Patch dynamics in arid lands: localized effects of Acacia papyrocarpa on soils and vegetation of open woodlands of south Australia
Although the importance of plant-created heterogeneity in arid lands has long been recognized, little information is available on the dynamics of these patches. We studied the changes in soil and vegetation associated with the presence of a long-lived tree, Acacia papyrocarpa, in arid lands of south Australia. The soil under young individuals was not different from the soil in the surrounding open spaces, confirming the assumption that establishment does not occur preferentially in high fertility patches. The amount of organic matter, total N, total S, total and available P, and soil salinity increased with the age of the tree until maturity, and declined as the canopy of the tree became more fragmented. The content of organic mater and total and available P remained higher than that in the matrix soil for at least fifty years after the death of the tree. There were several species almost completely restricted to the canopy environment. Some, but not all of them, have bird dispersed seeds. One of these species (Enchylaena tomentosa) established and grew better in soil collected under tree canopies in a glasshouse experiment, independently of light environment. After the death of the trees the under-canopy species declined rapidly, and the patches were colonized by invasive annual species, and short lived perennials. Our results suggest that patch dynamics driven by the population dynamics of woody perennial species have paramount importance for the ecosystem, and community dynamics of arid lands.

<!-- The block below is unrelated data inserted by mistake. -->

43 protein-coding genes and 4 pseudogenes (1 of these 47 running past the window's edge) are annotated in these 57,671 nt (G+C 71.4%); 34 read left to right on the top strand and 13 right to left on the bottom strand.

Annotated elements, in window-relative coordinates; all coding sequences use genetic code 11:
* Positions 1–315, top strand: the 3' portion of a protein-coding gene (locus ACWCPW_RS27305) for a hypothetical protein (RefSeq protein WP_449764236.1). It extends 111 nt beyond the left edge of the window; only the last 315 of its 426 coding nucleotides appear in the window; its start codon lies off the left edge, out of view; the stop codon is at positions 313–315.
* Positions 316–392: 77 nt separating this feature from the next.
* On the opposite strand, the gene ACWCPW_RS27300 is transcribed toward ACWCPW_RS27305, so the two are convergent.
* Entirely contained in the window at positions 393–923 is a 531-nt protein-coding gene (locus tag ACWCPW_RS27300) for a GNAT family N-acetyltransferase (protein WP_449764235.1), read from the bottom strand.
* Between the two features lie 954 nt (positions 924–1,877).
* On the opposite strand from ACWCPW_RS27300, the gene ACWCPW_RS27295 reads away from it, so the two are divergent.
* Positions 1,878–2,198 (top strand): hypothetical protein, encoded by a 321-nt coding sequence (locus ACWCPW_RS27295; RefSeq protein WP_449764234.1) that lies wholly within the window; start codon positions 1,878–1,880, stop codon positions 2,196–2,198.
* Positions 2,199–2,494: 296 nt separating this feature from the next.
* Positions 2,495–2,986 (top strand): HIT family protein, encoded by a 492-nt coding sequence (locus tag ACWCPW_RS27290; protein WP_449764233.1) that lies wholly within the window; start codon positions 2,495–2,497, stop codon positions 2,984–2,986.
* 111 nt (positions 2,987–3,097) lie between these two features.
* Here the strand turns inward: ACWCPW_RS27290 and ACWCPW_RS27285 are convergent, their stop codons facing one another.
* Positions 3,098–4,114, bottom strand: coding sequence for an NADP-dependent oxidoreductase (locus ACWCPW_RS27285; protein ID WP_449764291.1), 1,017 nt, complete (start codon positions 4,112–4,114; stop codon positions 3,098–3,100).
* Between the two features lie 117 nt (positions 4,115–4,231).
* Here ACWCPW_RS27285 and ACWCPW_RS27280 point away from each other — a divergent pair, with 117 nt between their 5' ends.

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Document Type: Original Article
Publication date: August 1, 2000